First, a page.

In recent years the internet has grown larger; more advanced, and has taken on many roles to fulfill people’s needs. One of those needs is opinion and commentary on current issues and events. Bloggers post their views on a news headline or any topic of interest, and readers respond. This is not journalism, however, but it is becoming the key source for news and information. Websites, or blogs, are far and wide in variety, and the quality is questionable. Unlike journalist, a blogger has zero accountability, aside from viewership. Sometimes there’s more venom in a blog than there are facts. The future is unknown for this new medium, but it’s on fire and spreading.
Bloggers have increasingly dictated the tone of political discourse in the younger generation. While most seniors have stuck with their local newspapers for their news, middle age citizens are increasingly joining their younger counter parts in the blogosphere. As a filling the need for opinion. It increases the participation of viewers by allowing them to instantly respond through posting comments to each article.
Traditional journalism still has its place in bringing the news to society, but they’re no longer the sole source. But unlike journalists, blogs are not held back on a leash by editors, or the required multiple source clauses meant to ensure accuracy. As a result, many bloggers miss the importance of factual argument, and initiate in bias argument meant only to prove a preconceived point. Compounding the need for speed is the hectic, never ending 24/7 schedule where only the most updated blog gets noticed. Thoroughly accurate research requires time, leading many blogs to only post a hand full of substantial pieces. Only the clock acts as the editor of accountability.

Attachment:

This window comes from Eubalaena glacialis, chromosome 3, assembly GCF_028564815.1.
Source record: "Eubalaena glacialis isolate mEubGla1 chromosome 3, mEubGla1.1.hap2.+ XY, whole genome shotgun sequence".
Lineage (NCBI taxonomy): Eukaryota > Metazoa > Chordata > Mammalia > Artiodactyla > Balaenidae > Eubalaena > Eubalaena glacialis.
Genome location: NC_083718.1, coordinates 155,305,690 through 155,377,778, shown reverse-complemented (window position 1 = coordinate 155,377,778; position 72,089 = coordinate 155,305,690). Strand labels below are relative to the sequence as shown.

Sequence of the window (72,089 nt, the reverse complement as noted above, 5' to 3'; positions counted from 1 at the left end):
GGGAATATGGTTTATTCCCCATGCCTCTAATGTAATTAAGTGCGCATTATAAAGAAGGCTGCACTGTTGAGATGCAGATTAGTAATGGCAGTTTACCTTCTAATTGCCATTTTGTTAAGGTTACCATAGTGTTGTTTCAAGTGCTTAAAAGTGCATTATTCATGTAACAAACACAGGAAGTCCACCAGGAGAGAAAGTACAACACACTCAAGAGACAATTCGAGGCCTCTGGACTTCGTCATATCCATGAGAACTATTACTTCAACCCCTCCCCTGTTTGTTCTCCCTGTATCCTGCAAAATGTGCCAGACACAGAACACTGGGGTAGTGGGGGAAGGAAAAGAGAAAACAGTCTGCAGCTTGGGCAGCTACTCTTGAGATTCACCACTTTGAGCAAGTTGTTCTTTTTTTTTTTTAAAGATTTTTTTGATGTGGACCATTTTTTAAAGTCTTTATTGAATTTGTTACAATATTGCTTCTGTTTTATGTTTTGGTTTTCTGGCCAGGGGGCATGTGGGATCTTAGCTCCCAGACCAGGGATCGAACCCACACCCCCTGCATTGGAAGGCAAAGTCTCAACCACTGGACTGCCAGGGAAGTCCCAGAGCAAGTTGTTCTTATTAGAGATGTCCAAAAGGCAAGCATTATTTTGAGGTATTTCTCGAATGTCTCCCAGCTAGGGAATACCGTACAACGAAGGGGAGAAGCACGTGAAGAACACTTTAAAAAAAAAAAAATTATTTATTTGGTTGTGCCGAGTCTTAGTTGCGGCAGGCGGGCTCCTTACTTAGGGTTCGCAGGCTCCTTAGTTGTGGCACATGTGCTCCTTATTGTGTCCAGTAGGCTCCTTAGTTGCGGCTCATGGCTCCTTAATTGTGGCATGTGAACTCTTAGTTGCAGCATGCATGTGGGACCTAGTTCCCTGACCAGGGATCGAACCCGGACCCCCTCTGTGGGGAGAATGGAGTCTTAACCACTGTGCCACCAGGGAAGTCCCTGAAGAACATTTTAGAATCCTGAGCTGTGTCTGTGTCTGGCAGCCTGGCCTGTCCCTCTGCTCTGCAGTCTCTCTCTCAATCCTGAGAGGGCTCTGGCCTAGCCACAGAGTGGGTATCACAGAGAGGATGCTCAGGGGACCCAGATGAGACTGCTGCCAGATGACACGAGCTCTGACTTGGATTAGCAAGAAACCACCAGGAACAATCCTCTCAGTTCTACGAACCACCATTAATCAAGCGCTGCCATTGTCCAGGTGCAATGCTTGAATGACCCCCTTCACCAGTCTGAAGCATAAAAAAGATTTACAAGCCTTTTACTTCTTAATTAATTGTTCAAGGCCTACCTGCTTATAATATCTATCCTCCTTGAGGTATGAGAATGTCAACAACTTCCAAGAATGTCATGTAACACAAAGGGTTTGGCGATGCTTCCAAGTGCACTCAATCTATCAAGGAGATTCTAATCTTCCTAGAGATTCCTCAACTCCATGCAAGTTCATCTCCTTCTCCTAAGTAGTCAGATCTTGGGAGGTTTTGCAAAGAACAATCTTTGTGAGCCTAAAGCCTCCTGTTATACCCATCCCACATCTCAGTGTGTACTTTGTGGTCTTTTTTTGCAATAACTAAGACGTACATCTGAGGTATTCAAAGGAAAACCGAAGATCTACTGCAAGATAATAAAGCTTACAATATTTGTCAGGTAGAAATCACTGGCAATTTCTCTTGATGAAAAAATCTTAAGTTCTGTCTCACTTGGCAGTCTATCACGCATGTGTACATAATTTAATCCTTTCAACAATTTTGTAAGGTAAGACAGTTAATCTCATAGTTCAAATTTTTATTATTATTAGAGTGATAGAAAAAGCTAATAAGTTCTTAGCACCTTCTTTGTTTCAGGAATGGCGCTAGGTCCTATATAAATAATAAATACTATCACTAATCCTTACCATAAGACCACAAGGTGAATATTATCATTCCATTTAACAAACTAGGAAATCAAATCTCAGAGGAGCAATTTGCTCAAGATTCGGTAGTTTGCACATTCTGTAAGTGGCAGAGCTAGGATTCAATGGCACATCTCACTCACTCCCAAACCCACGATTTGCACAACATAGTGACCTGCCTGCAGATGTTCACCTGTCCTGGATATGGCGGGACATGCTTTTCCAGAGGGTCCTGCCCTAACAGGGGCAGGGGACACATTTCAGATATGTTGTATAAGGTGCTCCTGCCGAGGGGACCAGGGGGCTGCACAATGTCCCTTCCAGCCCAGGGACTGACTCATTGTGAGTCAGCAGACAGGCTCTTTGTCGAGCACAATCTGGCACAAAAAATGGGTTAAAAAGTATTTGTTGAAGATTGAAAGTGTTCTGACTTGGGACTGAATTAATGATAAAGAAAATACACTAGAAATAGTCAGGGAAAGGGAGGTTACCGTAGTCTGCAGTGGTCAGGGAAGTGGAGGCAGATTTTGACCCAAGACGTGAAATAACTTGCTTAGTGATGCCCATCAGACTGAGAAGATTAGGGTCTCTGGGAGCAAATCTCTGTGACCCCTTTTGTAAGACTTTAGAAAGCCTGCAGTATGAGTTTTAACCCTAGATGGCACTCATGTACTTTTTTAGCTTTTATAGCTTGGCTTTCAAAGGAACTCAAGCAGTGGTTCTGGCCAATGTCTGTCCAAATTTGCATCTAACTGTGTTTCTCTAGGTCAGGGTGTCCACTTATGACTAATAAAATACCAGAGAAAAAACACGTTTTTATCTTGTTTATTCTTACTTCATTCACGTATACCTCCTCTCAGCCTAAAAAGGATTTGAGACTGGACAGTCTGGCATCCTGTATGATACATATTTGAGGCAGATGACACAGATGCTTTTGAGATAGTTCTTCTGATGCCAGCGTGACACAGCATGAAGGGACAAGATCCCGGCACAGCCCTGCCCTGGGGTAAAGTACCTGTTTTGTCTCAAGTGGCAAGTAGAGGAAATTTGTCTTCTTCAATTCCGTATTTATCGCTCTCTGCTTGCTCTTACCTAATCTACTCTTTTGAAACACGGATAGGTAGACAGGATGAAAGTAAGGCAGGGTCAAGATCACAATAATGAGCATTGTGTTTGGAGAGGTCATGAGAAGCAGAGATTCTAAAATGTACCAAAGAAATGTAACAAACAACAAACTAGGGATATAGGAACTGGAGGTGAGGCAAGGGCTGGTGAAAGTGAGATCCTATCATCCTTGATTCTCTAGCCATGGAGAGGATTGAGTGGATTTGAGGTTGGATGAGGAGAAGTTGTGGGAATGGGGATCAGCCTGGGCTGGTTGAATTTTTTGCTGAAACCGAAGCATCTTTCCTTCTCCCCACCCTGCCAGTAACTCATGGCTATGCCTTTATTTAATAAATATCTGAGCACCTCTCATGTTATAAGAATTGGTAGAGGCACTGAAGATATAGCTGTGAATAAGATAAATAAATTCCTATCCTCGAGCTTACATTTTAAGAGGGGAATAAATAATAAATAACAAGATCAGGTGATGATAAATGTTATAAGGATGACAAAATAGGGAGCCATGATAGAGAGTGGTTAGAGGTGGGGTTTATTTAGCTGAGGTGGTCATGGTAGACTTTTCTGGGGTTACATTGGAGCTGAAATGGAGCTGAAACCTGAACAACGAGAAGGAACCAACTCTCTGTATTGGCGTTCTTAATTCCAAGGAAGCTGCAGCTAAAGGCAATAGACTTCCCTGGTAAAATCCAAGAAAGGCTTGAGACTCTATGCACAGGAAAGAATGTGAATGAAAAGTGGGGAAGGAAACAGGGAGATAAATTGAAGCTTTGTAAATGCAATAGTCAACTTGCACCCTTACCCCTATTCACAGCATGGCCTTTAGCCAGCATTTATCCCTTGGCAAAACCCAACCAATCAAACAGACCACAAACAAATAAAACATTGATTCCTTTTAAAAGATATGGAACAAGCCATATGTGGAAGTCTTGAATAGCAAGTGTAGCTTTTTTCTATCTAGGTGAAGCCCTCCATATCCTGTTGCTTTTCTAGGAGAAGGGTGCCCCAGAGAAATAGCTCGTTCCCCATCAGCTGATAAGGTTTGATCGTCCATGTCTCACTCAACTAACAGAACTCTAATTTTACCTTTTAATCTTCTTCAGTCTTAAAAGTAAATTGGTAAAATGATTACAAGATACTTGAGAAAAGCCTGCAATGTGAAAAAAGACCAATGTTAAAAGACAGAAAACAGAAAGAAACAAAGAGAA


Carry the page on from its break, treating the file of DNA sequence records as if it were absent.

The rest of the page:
How far is too far? In a dangerous time which grows ever more complicated – Iraq, Afghanistan, Iran, Pakistan, and terrorism in general-, the need for accurate information grows. Where elections are increasingly close and every vote counts, the need for informed citizenry deepens. The character assassinations that fill web pages everyday, only work to inflame emotions.
But is this trend sustainable? People want opinion when times grow complicated. And our times are increasingly more complicated, which is more than enough reason to have facts readily available in a constructive format. Government is hardly ever popular, but are character assassinations the answer to this dissatisfaction? With growing dissatisfaction with the national media, are blogs any better? The answer lies in where the blogosphere is headed. There are a couple directions all this could go: 1. increasingly bias and inaccurate coverage, fueling less understanding and more intolerance, or 2. increasingly more informed coverage, leading to a civil, more responsible political discourse resulting in responsible voting. There’s no other possibility. The internet will always be with us, and so too the bloggers, only the tone is uncertain.